Do horses develop an attachment bond with their trainer? Researchers investigate

Handling test, showing different horses (fitted with a regular halter including HR equipment) passing five stations with novel objects while being led by a handler.
The handling test, showing different horses (fitted with a regular halter including HR equipment) passing five stations with novel objects while being led by a handler. Photo courtesy Elke Hartmann, Veera Marianna Valtanen

In an ideal world, horses would be more motivated to respond to the cues of their handlers in stressful situations than giving in to their inherent fear response.

In practice, many riders have found this is not always the case.

Elke Hartmann and her colleagues, writing in the journal Animals, note that horses are flight animals by nature and usually react with avoidance behaviour in fear-inducing situations.

“Therefore, reducing fearfulness so that the horse is responsive to human signalling is highly desirable in most training systems,” they said.

It also has relevance for welfare and safety, because most behavioural fear reactions increase the risk of injury for both the horse and rider.

The researchers in Sweden and Denmark have delved into the nature of the horse-human relationship in their just-published study.

“Attachment and bonding are key components in such relationships, and horses are good candidate subjects for studying bonding processes due to their social nature, artificial selection for trainability, and their dependence on human care in a domestic context.

“However, the factors that contribute to successful relationships remain unclear.”

The researchers described their preliminary study involving 12 Standardbred horses. They designed an experiment to investigate whether the horses developed an attachment bond with their trainer after a short period of frequent interactions.

Their study also aimed to explore how the type of training method may affect the horse-human relationship and how this shows in terms of ease of handling in a novel environment.

The horses were subjected to a fear-inducing test (novel objects were presented to the horses while close to two humans) and a handling test (being led past novel objects) to study any attachment-related behaviours and ease of handling.

The tests were performed both before and after the horses had been trained by the same female handler, each receiving 10 sessions of 15 minutes.

The horses were assigned to three groups of four, each receiving different conditioning protocols – either negative reinforcement, or combined negative reinforcement with positive reinforcement using either food or wither scratching.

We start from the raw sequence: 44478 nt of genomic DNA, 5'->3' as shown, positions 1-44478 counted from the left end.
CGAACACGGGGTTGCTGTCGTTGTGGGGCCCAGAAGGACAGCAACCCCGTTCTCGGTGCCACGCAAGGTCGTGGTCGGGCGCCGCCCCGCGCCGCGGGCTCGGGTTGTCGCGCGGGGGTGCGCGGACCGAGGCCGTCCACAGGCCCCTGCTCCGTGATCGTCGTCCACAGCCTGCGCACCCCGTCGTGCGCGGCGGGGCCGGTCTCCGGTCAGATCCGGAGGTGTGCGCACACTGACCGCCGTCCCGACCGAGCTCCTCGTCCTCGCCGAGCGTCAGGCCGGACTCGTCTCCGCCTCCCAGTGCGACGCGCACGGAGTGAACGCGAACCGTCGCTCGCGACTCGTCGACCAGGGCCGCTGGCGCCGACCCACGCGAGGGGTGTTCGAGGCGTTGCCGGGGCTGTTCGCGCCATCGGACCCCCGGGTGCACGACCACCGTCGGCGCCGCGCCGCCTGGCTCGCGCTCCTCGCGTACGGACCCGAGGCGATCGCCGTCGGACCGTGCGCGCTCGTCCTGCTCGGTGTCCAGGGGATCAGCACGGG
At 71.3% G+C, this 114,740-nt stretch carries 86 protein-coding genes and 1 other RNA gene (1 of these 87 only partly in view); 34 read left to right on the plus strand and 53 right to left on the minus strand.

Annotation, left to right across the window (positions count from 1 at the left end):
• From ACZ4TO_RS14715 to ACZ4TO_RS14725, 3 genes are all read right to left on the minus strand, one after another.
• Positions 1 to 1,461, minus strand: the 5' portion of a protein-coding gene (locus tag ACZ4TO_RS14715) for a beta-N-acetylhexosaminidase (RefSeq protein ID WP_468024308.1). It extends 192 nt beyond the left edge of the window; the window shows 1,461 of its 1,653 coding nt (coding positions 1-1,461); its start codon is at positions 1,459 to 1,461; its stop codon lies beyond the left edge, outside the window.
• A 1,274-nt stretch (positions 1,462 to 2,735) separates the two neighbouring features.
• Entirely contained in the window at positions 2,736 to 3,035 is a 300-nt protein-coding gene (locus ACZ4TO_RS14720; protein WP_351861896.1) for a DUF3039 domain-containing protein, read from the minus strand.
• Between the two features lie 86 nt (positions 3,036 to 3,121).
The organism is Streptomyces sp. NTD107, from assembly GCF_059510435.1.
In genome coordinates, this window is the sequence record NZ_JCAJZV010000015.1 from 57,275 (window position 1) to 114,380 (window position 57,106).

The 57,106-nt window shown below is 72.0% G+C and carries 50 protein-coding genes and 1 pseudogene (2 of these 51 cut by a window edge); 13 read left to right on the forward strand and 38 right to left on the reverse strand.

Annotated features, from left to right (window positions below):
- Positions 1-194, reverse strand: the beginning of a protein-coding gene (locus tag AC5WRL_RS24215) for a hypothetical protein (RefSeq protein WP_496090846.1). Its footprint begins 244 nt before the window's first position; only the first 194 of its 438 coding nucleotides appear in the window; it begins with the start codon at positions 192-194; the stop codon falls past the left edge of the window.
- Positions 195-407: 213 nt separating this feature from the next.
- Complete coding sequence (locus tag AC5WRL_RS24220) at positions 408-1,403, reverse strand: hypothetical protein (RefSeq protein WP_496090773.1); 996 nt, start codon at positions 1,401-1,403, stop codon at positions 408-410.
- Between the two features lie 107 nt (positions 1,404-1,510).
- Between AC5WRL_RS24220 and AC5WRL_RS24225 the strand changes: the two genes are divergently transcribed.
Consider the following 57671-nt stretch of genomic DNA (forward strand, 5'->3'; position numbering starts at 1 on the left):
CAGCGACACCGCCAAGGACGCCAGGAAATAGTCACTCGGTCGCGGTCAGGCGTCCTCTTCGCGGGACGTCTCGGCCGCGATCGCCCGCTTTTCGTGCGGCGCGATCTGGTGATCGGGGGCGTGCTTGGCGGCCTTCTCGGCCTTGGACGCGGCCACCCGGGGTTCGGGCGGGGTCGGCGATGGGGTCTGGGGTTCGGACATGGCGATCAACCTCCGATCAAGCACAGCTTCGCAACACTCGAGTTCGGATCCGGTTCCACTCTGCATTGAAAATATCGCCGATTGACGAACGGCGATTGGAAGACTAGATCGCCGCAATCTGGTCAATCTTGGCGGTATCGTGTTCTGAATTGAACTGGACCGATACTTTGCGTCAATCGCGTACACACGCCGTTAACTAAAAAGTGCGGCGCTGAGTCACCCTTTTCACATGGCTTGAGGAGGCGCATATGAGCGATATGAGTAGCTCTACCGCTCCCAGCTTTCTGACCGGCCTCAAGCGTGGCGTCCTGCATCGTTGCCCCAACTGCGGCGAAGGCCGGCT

In the pre-training tests, the two people were unfamiliar to the horses. When repeated after training, one was the familiar trainer, the other unfamiliar.

The horses showed reduced reactions in both the fear test (encountering novel objects with the trainer and a stranger present while moving freely) and the handling test (encountering novel objects while being led by the trainer versus a stranger) after training compared to before training.

However, the researchers could not provide conclusive evidence that horse-human relationships established during training constituted an attachment.

“Results showed that neither familiarity of the person nor training method had a significant impact on the horses’ behavioural responses in the post-tests.

“However, horses showed decreased heart rates between pre and post-tests, which may indicate habituation, an effect of training per se, or that the presence of the familiar trainer served to calm the horses during the challenging situations.”

Discussing their findings, the authors said their results aligned with a recent study that reported attachment-related behaviours of horses towards both their owner and a stranger.

However, the current finding that a few horses had lower heart rates when investigating the object closest to their trainer raised the question of whether they regarded the trainer as more experienced or reliable than the stranger, based on familiarity and previous calm and competent handling, or whether other human attributes affected their responses.

Training, in the form of 10 repeated 15-minute sessions every other day with the same person, had no effect on the horses’ responses in the fear test following training.

“One of the main purposes of the training was to allow horses to form a relationship with the trainer and increase the chances of an attachment bond developing.

“Consistent and appropriate interactions aligned with learning theory may have created positive affect, thereby encouraging approach behaviour of horses to the trainer but also to strangers.”

The lower heart rates for horses in the post-training test may indicate that the mere presence of a familiar person had a calming effect on the horses, but this did not manifest in an increased investigation of the objects nor more proximity-seeking.

The results could not demonstrate that horses develop an attachment bond after repeated interactions with their trainer, at least within the total duration of training in the current study, they said.

The researchers noted that there were large individual variations among the horses’ responses.

Further studies are needed to increase our understanding of horse-human relationships, they said.

Hartmann, E.; Rehn, T.; Christensen, J.W.; Nielsen, P.P.; McGreevy, P. From the Horse’s Perspective: Investigating Attachment Behaviour and the Effect of Training Method on Fear Reactions and Ease of Handling—A Pilot Study. Animals 2021, 11, 457.

The study, published under a Creative Commons License, can be read here

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